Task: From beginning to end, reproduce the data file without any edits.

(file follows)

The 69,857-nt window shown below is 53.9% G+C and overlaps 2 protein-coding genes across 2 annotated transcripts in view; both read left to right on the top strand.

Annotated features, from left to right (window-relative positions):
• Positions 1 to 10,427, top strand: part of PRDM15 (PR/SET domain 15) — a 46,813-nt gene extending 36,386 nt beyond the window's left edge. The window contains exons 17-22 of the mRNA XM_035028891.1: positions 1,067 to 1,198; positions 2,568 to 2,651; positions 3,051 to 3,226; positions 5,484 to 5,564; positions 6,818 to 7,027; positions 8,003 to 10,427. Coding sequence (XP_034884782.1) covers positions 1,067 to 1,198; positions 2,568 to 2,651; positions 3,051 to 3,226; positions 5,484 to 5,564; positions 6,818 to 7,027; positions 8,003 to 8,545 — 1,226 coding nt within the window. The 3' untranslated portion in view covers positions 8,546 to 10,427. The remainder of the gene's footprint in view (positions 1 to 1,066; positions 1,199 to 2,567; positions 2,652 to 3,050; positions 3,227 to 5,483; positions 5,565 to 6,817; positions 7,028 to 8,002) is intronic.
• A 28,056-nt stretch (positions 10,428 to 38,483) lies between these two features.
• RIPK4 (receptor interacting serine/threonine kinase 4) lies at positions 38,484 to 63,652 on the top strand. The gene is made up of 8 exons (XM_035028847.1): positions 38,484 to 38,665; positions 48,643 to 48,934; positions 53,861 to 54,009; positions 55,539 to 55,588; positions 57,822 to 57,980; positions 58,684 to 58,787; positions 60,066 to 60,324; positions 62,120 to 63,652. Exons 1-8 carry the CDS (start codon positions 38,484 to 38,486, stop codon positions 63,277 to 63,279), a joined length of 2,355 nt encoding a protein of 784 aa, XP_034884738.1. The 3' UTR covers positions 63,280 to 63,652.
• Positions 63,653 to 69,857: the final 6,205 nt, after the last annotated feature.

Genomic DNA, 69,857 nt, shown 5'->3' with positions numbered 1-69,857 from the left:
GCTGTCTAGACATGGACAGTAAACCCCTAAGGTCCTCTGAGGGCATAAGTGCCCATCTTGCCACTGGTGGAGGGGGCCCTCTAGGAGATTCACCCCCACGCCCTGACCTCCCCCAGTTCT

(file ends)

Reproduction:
The 69,857-nt window shown below is 53.9% G+C and overlaps 2 protein-coding genes across 2 annotated transcripts in view; both read left to right on the top strand.

Annotated features, from left to right (window-relative positions):
• Positions 1 to 10,427, top strand: part of PRDM15 (PR/SET domain 15) — a 46,813-nt gene extending 36,386 nt beyond the window's left edge. The window contains exons 17-22 of the mRNA XM_035028891.1: positions 1,067 to 1,198; positions 2,568 to 2,651; positions 3,051 to 3,226; positions 5,484 to 5,564; positions 6,818 to 7,027; positions 8,003 to 10,427. Coding sequence (XP_034884782.1) covers positions 1,067 to 1,198; positions 2,568 to 2,651; positions 3,051 to 3,226; positions 5,484 to 5,564; positions 6,818 to 7,027; positions 8,003 to 8,545 — 1,226 coding nt within the window. The 3' untranslated portion in view covers positions 8,546 to 10,427. The remainder of the gene's footprint in view (positions 1 to 1,066; positions 1,199 to 2,567; positions 2,652 to 3,050; positions 3,227 to 5,483; positions 5,565 to 6,817; positions 7,028 to 8,002) is intronic.
• A 28,056-nt stretch (positions 10,428 to 38,483) lies between these two features.
• RIPK4 (receptor interacting serine/threonine kinase 4) lies at positions 38,484 to 63,652 on the top strand. The gene is made up of 8 exons (XM_035028847.1): positions 38,484 to 38,665; positions 48,643 to 48,934; positions 53,861 to 54,009; positions 55,539 to 55,588; positions 57,822 to 57,980; positions 58,684 to 58,787; positions 60,066 to 60,324; positions 62,120 to 63,652. Exons 1-8 carry the CDS (start codon positions 38,484 to 38,486, stop codon positions 63,277 to 63,279), a joined length of 2,355 nt encoding a protein of 784 aa, XP_034884738.1. The 3' UTR covers positions 63,280 to 63,652.
• Positions 63,653 to 69,857: the final 6,205 nt, after the last annotated feature.

Genomic DNA, 69,857 nt, shown 5'->3' with positions numbered 1-69,857 from the left:
GCTGTCTAGACATGGACAGTAAACCCCTAAGGTCCTCTGAGGGCATAAGTGCCCATCTTGCCACTGGTGGAGGGGGCCCTCTAGGAGATTCACCCCCACGCCCTGACCTCCCCCAGTTCT